NoVo’s work to end violence against girls and women in the United States is carried out through two separate programs. Move to End Violence is an operational program of NoVo Foundation that is designed to strengthen the collective capacity of advocates and organizations working to end violence against girls and women in the United States. We also support the Ms. Foundation for Women to carry out a grantmaking and movement-building program that seeks to end child sexual abuse in the United States.

Move to End Violence

Move to End Violence (MEV) is a 10-year strategic and holistic investment in the movement to end violence against girls and women in the United States. This hallmark program is a key example of NoVo Foundation’s belief in long-term, transformative change.

MEV was conceived in response to stakeholder interviews with more than 200 social change advocates—all of whom had related and deep experience working for girls and women. Over and over again, these stakeholders reported a lack of time, energy, and resources necessary to step back from the pressing needs of those impacted by violence and to consider how to end violence. The taxing nature and immense scale of this work was widely accepted as a source of significant burn-out in the field and as a drain on the personal resources needed to cultivate visionary ideas, strategy, and leadership.

Stakeholders also highlighted the innovative work that was already being carried out at the margins of the field, and expressed the importance of building its capacity and integrating it into the overall movement.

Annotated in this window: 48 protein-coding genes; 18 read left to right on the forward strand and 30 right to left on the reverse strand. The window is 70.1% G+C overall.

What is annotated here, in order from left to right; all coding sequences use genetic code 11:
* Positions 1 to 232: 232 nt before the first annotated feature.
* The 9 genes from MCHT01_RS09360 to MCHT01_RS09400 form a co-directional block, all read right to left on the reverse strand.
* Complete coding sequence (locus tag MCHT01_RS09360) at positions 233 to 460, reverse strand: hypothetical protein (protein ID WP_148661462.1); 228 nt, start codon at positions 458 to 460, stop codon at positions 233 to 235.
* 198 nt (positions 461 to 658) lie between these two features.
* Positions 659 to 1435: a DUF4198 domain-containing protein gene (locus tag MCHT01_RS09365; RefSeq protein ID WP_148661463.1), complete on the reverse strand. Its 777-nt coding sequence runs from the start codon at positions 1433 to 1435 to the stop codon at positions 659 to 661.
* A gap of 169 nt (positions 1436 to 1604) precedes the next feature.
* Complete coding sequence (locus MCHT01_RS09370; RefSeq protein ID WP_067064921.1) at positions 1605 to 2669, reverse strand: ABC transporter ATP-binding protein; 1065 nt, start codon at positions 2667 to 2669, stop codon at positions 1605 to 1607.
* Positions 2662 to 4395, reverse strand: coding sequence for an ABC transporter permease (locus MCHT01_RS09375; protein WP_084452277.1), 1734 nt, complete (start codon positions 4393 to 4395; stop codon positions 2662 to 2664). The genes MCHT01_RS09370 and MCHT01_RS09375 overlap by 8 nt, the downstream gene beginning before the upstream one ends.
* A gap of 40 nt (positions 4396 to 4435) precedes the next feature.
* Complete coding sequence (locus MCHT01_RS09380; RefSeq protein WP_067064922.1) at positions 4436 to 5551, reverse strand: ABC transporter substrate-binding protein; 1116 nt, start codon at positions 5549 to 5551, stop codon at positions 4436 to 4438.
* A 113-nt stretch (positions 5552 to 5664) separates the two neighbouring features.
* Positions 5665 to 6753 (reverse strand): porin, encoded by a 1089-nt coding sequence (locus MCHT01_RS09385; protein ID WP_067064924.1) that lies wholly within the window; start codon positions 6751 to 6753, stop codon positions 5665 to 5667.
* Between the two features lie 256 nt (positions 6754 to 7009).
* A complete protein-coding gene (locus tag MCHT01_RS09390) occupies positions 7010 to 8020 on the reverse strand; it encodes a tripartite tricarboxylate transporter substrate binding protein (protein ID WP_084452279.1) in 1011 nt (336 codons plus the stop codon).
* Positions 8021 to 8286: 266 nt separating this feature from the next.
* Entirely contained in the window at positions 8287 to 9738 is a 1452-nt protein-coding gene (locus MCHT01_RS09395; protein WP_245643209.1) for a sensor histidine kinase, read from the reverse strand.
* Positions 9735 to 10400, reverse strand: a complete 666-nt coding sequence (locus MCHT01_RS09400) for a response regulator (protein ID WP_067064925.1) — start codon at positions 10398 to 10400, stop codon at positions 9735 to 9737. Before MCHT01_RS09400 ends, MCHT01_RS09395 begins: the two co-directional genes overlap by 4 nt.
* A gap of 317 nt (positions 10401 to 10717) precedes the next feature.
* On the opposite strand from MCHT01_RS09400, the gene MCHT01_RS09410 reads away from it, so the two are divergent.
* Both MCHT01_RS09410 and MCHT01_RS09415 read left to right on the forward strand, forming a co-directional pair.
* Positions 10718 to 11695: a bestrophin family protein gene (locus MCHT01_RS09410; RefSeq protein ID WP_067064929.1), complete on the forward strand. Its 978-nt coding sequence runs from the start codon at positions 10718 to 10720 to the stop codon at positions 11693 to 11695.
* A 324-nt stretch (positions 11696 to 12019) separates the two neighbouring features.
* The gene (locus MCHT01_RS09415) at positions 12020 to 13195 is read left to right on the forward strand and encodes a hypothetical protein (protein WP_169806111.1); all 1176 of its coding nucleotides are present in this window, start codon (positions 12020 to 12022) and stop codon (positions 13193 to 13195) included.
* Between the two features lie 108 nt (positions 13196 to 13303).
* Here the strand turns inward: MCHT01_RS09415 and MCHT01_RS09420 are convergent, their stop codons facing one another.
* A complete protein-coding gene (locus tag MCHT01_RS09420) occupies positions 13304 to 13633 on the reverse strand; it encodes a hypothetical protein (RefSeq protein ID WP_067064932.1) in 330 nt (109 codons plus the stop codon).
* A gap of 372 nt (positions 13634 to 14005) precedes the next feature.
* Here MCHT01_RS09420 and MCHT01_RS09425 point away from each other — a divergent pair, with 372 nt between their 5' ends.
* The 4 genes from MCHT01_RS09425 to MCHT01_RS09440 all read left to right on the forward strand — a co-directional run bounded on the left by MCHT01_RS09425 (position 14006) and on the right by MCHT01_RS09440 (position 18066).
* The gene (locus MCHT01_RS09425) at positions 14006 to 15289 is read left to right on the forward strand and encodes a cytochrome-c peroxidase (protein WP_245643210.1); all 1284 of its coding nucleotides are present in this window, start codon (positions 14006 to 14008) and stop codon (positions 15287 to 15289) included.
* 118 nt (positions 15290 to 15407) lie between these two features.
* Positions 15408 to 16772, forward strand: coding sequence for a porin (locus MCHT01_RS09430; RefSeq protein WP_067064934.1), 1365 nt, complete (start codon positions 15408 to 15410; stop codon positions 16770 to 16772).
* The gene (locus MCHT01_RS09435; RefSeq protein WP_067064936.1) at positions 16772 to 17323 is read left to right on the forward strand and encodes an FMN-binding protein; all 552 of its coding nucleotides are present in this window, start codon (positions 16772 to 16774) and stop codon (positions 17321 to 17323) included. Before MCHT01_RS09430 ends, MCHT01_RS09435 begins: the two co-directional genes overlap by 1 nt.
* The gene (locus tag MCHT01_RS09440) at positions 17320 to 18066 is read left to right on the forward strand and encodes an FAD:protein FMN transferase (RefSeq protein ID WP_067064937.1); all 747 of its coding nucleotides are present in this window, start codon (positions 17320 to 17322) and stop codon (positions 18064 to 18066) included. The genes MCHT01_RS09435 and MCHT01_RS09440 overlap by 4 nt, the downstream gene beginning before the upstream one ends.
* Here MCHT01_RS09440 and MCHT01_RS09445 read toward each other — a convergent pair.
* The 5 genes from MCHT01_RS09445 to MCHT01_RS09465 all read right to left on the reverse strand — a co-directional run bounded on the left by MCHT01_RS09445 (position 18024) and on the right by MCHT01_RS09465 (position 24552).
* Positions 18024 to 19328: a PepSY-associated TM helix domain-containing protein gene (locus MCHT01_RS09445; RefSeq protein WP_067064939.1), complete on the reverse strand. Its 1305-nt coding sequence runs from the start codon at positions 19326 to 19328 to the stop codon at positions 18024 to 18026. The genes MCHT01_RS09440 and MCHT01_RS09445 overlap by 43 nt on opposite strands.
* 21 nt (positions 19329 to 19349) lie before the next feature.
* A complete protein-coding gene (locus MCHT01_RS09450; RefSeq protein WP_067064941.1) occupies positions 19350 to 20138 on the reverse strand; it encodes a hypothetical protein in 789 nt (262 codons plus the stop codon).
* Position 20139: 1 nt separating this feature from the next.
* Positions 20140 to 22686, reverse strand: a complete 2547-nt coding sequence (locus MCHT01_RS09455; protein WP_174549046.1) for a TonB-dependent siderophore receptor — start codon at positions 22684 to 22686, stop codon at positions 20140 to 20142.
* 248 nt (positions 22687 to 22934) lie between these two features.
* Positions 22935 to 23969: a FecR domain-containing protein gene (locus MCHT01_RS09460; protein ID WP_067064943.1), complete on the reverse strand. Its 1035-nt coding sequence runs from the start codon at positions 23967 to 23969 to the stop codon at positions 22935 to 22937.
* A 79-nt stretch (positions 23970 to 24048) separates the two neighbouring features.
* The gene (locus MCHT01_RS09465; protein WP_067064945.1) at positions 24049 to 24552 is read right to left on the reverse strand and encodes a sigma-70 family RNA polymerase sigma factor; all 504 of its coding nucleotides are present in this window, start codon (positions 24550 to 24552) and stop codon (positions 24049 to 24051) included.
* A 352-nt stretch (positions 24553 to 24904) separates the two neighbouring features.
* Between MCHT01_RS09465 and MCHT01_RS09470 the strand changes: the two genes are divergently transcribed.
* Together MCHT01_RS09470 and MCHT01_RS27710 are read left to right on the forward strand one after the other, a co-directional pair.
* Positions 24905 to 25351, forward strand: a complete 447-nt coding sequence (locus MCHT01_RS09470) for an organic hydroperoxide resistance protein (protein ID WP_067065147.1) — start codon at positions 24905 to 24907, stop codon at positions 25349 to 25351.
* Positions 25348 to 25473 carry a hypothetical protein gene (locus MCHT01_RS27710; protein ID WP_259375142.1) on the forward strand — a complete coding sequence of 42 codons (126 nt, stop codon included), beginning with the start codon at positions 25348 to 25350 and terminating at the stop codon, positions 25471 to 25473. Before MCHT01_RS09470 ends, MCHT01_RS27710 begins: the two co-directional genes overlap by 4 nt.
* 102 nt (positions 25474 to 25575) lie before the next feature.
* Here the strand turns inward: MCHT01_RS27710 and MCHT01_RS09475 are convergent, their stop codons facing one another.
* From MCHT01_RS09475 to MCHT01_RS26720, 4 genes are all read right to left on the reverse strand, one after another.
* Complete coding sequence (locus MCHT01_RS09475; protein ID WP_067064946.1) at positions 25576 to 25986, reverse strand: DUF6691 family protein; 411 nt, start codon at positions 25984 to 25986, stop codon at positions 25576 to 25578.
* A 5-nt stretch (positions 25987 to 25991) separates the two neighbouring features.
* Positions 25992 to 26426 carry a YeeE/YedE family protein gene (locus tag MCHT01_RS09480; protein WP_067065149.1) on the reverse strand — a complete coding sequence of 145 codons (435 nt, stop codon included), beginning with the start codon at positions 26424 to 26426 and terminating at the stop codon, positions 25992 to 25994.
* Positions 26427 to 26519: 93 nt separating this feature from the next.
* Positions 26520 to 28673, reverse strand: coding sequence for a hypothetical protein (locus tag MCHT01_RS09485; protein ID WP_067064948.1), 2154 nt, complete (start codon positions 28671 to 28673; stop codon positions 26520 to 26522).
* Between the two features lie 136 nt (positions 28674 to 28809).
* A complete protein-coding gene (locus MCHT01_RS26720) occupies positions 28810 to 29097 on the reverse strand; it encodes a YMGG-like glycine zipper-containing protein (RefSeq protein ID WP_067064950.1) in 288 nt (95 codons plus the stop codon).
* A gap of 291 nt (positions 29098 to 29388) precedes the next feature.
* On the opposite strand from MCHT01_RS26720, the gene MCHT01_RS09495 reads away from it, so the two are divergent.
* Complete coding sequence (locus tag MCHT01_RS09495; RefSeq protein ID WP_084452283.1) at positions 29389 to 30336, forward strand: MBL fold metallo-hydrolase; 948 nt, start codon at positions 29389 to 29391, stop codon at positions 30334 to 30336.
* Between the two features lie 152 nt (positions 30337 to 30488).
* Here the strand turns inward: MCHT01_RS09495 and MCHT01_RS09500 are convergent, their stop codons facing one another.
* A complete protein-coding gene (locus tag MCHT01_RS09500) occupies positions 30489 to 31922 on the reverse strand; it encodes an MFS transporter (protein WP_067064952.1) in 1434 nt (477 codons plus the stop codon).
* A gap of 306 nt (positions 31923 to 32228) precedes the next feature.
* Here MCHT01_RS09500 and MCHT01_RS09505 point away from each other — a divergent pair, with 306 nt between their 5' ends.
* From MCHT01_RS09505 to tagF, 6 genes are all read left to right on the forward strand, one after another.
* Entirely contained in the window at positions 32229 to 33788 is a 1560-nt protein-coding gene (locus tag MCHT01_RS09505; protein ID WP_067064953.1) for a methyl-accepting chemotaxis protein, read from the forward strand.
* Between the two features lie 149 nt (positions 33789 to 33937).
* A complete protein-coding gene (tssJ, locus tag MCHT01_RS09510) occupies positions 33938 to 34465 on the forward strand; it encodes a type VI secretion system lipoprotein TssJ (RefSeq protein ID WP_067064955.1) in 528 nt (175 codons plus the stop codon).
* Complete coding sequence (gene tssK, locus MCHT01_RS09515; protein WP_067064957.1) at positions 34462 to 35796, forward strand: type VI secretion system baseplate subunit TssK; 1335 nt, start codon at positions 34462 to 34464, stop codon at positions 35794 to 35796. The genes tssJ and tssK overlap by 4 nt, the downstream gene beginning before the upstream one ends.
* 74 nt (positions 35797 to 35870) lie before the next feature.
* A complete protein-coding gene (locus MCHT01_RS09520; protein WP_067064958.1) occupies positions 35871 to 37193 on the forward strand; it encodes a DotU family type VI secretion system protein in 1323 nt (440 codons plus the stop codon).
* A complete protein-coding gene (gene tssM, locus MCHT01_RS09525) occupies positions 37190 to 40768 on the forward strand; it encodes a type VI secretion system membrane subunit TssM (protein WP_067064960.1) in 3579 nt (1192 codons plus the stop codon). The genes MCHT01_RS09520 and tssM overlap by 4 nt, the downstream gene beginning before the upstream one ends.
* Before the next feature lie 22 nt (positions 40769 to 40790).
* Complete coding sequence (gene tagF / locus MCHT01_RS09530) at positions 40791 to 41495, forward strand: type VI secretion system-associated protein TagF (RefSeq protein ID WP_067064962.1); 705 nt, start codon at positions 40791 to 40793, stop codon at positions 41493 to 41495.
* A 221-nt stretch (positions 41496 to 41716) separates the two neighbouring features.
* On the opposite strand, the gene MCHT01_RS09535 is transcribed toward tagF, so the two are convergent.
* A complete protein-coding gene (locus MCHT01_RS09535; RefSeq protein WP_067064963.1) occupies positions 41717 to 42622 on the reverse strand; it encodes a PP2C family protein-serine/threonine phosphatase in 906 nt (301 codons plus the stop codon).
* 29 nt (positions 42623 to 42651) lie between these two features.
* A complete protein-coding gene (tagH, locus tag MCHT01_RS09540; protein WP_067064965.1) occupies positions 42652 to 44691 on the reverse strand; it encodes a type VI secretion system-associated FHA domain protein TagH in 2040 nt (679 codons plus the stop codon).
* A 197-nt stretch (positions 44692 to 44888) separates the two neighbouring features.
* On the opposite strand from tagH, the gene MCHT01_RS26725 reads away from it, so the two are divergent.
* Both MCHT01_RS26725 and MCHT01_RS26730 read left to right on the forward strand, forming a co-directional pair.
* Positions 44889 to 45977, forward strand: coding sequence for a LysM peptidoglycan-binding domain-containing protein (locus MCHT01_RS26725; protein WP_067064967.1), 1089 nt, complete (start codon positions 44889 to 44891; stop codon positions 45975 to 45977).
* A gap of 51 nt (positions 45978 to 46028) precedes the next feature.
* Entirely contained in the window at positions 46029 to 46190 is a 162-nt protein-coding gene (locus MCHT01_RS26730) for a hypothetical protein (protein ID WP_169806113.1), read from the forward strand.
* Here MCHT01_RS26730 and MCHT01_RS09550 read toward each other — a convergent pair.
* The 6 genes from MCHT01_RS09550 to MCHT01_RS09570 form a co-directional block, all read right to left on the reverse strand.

With this learning, NoVo Foundation set out to build a program that invested in several aspects of the movement. Move to End Violence aims to:

  • Lift up the innovation already occurring within the field;
  • Invest in critical capacity needs of individual advocates and their organizations; and
  • Create the space and opportunity for leaders to align around a collective, integrated vision of how to end violence against girls and women.

Move to End Violence has been designed as a series of five cohorts, each on a two-year cycle that is connected to and builds upon the work and experience of the cohort before. Each cohort is made up of 15 to 20 advocates who work on ending violence against girls and women, and is structured around six in-person convenings and other interim work. These activities are designed to help build individual and organizational capacity in self-care, leadership development, movement visioning, organizational development, and social-change skills.

Over the life of the 10-year program, MEV will engage over 100 individuals and nearly as many organizations. Through these partnerships we hope to establish a powerful infrastructure of sophisticated leaders and organizations that can lead the effort to end violence against girls and women long after the program’s tenure. We also aim for the work of each cohort to ripple outward and influence the theory, strategy, and action of the broader effort to end violence against girls and women and the overall social justice movement.

Learn more about the history, objectives, and activities of the Move to End Violence.